It’s not falling house prices but weak wage growth that could derail the economy.
That’s the view of Reserve Bank of Australia governor Philip Lowe, who has moved to allay fears of economic fallout from the property market and lower house prices.
In an address to the Australian Financial Review Business Summit on Wednesday, Lowe said it’s “unlikely” the fall in house prices will derail Australia’s economic expansion.
The comments come as The Australian economics editor and Your Money contributor Adam Creighton has written that the RBA is “increasingly isolated” among economists with its decision to ignore the house price slump.
But Lowe seems unperturbed by the commentary, looking to history and previous plummets in the housing market.
In the five years leading up to late 2017, house prices across the country increased by almost 50 per cent. Since their peak, prices have retracted by 9 per cent, bringing values back to mid-2016 levels.
“Declines of this magnitude are unusual but not unprecedented,” Lowe said. “In 2008 and 2010, prices fell by a similar amount, as they did in the 1980s.
“[In] inflation-adjusted terms, the declines in the 1980s were larger than the declines we are currently witnessing.”
Australians are obsessed with real estate and house prices, Lowe said, possibly more so than any other country in the world.
But it’s not house prices but low wage growth and its effect on our economy that we should be worried about.
Weak income growth has persisted for a number of years and it’s an issue that’s “become harder to ignore.”
“Expectations of future income growth have been revised down and it’s likely that this is affecting spending in the economy now,” Lowe said.
Weak growth in household income has led people to save more and spend less.
“Swings in housing prices and turnover in the housing market are also having an effect (on consumption decisions), but they are not the main issue here.
“Over recent years, households have been injecting very substantial equity into housing and they have not been using higher housing prices to borrow to support their other spending.”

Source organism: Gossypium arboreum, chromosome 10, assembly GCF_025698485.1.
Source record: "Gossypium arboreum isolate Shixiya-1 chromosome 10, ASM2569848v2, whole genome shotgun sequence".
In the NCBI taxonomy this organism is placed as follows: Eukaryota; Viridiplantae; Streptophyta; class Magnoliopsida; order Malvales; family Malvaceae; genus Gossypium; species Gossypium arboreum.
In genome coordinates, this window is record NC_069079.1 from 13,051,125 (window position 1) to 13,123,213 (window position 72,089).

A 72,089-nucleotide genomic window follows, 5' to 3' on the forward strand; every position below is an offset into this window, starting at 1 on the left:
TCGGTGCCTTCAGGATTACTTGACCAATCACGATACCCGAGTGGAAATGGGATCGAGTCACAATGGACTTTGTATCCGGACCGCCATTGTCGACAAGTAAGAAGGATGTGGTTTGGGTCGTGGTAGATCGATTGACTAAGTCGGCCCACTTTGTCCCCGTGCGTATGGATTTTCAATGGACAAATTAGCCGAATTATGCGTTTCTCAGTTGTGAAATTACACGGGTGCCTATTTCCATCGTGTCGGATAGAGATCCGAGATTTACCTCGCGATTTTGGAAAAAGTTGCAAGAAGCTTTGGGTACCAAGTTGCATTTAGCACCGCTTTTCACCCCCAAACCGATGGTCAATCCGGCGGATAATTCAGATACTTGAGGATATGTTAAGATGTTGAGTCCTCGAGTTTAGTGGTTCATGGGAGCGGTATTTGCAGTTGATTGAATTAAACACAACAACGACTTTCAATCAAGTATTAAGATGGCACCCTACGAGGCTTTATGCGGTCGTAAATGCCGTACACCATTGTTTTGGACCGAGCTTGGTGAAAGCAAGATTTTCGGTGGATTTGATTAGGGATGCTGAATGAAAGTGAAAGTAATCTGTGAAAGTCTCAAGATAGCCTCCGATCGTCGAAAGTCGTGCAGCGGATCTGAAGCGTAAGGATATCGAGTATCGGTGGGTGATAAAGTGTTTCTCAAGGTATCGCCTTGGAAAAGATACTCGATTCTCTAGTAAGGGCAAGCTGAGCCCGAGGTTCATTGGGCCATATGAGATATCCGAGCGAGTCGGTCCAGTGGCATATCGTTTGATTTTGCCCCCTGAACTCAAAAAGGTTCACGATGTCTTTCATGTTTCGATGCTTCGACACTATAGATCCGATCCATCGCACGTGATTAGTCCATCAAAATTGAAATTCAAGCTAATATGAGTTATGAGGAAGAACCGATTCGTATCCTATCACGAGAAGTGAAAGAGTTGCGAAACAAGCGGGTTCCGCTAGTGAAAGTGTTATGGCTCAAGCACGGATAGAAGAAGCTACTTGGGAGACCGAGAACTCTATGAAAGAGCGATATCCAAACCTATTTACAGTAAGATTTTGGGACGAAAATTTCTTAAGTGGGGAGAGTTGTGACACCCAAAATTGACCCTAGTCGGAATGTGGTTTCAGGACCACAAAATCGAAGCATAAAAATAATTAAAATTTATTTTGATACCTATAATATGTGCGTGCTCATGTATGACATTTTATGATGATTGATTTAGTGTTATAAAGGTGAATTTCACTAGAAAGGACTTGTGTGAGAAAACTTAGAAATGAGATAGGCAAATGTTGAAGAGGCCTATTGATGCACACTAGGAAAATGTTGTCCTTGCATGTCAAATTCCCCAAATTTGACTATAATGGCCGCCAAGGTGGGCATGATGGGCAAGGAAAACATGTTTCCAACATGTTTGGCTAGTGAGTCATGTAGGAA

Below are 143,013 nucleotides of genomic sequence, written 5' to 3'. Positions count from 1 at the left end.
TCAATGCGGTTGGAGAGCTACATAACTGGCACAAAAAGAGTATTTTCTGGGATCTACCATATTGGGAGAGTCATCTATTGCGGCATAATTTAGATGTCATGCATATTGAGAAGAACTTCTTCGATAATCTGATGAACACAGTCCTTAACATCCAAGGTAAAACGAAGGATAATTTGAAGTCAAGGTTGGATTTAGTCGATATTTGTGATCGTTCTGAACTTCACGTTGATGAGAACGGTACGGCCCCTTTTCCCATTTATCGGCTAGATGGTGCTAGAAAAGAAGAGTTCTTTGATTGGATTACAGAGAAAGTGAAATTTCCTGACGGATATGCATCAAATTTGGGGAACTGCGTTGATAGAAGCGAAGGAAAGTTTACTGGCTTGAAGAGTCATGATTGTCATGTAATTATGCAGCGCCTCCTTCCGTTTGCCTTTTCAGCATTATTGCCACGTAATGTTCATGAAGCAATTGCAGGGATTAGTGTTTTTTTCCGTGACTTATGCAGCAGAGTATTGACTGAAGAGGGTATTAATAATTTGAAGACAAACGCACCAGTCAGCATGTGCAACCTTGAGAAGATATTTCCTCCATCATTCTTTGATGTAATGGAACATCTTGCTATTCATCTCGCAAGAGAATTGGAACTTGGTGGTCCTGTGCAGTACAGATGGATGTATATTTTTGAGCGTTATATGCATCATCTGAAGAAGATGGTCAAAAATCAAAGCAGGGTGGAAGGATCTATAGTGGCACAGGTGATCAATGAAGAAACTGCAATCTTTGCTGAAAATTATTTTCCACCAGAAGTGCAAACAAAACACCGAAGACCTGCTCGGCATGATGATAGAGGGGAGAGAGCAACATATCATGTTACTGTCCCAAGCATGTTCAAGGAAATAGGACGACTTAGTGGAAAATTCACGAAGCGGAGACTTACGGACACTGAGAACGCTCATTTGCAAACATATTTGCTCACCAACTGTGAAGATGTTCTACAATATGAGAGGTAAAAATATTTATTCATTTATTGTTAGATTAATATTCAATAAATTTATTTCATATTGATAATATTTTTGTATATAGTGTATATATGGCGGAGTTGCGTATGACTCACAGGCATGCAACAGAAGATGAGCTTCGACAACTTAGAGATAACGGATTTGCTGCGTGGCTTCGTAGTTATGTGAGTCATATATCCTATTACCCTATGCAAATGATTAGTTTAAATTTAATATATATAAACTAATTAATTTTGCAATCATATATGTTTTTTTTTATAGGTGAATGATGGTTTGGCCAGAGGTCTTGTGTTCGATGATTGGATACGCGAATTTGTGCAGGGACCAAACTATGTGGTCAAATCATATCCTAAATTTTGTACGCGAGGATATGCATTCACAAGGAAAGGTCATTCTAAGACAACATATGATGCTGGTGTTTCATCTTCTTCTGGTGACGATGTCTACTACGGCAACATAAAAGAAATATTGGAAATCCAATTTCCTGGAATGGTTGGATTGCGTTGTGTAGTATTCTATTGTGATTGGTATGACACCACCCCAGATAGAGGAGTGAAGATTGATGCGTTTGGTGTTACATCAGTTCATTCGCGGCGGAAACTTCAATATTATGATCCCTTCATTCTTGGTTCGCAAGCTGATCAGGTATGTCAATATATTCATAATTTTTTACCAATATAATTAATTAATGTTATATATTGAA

However, recent labour data has been encouraging, Lowe said.
“A further tightening in the labour market is expected to see a gradual increase in wages growth and faster income growth.
“This should provide a counterweight to the effect on spending of lower housing prices.
“The adjustment we are seeing in the housing market is manageable for the overall economy,” Lowe concluded.
Lowe noted the positive side effects of lower house prices, including making housing more affordable for many people.
“First homeowners find it easier to buy a home. Investors are attracted back into the market by the higher yields and trade-up buyers take the opportunity to upgrade to the home they’ve always wanted,” he said.
Why house prices fell in the first place
Lowe said the origins of the current housing decline were not due to low-interest rates or unemployment levels, but instead that supply could not catch up to demand driven by higher population growth.
“The inflexibility in the supply side of the housing market in response to large shifts in population growth.
“Australian population growth picked up in the mid-2000s but it took the better part of a decade for home building to respond to this,” Lowe said.
Will rates lift by the end of the year?
The RBA left interest rates on hold at its historic low of 1.5 per cent on Tuesday.
Despite widespread speculation that the RBA may lift rates by the end of the year, Lowe revealed the central bank’s position.
“It’s hard to think of a scenario where interest rates would go up this year.
“Inflation pressures are very benign. Wage growth remains low and the current rate of wage growth is unlikely to generate an inflation rate of 2.5 per cent,” he said.